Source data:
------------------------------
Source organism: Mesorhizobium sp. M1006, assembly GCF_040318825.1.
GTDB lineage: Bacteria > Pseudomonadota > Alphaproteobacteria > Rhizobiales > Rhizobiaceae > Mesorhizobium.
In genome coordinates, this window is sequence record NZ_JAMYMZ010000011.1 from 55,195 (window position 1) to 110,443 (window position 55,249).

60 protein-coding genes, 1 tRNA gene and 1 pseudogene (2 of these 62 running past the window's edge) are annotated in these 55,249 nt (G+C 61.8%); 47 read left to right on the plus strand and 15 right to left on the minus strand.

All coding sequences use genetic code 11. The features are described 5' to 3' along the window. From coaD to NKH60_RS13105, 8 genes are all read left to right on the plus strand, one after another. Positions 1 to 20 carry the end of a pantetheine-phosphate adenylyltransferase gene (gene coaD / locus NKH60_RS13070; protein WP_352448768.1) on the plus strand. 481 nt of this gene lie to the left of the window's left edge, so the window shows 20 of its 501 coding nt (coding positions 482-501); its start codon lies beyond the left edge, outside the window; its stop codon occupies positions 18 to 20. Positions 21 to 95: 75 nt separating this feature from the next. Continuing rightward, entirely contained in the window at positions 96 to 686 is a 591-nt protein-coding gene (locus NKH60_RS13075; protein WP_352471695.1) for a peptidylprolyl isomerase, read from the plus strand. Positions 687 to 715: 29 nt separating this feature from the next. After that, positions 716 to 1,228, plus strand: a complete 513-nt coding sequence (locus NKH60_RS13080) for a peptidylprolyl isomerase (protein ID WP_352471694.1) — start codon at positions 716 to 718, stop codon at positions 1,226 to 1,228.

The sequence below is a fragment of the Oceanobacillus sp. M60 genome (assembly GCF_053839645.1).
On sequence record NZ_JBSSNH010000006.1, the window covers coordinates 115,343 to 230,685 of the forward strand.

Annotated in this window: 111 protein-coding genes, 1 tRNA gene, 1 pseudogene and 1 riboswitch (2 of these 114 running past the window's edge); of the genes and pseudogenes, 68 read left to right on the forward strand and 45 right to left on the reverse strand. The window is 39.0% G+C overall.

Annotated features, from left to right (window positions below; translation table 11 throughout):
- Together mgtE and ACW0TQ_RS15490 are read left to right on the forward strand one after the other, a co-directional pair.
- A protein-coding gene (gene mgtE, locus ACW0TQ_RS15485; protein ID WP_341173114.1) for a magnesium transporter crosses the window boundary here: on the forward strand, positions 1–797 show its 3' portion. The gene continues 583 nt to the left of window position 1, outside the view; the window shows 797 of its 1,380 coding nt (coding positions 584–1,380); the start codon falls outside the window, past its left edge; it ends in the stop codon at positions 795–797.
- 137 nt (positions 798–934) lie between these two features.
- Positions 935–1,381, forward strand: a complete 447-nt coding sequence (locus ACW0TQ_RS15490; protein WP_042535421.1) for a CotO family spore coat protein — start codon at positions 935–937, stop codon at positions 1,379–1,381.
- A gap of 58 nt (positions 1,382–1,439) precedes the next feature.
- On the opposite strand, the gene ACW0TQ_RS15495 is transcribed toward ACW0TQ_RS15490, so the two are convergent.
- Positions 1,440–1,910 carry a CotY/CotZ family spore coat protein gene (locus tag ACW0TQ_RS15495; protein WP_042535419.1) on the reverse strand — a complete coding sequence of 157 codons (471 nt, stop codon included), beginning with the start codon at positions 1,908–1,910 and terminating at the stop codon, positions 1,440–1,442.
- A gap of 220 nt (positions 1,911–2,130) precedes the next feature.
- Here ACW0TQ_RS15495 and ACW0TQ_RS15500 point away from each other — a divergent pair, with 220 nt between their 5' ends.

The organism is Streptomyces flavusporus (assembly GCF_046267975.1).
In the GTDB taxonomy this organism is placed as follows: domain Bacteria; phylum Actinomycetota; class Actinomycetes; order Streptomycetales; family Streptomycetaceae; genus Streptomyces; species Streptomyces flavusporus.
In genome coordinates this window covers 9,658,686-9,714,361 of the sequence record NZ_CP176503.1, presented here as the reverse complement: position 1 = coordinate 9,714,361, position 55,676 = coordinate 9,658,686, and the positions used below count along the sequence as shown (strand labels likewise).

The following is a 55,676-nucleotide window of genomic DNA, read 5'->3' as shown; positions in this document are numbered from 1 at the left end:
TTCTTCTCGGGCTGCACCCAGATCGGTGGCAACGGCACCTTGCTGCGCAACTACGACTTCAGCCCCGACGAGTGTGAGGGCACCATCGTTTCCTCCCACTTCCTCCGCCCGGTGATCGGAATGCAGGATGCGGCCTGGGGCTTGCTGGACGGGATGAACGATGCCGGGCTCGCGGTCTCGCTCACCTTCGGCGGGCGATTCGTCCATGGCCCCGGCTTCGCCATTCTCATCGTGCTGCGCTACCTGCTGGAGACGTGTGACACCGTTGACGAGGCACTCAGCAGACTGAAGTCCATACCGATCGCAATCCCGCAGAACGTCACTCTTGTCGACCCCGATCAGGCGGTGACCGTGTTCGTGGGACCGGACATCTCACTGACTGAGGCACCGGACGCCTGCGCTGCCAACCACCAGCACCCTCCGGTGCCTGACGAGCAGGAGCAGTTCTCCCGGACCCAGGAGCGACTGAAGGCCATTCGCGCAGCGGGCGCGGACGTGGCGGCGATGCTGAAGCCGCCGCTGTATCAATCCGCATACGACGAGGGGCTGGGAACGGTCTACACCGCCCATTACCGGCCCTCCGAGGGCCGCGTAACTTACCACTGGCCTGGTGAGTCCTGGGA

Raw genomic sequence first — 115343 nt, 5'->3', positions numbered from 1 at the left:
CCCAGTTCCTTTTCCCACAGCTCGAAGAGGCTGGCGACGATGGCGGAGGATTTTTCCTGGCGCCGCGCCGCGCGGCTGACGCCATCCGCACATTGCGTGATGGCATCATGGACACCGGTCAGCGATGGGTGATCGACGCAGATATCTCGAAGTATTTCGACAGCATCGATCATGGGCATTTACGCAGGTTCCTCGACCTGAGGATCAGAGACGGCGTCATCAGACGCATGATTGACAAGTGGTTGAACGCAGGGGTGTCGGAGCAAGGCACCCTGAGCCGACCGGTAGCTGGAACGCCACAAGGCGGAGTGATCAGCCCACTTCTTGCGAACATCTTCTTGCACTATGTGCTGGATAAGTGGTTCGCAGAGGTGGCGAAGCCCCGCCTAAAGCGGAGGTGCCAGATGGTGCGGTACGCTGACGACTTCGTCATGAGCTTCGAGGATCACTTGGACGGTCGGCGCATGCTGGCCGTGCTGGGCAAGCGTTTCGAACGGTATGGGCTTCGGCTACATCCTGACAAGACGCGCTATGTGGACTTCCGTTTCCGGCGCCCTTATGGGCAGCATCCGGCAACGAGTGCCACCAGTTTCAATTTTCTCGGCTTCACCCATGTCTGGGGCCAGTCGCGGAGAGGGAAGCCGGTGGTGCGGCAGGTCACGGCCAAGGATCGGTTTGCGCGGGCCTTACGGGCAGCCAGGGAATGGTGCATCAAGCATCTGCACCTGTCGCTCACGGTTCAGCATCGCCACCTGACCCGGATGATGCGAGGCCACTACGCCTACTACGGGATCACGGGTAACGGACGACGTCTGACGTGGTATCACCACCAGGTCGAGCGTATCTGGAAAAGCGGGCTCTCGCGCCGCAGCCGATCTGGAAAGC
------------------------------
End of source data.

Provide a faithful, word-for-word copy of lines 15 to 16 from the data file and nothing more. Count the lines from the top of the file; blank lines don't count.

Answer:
- On the opposite strand, the gene ACW0TQ_RS15495 is transcribed toward ACW0TQ_RS15490, so the two are convergent.
- Positions 1,440–1,910 carry a CotY/CotZ family spore coat protein gene (locus tag ACW0TQ_RS15495; protein WP_042535419.1) on the reverse strand — a complete coding sequence of 157 codons (471 nt, stop codon included), beginning with the start codon at positions 1,908–1,910 and terminating at the stop codon, positions 1,440–1,442.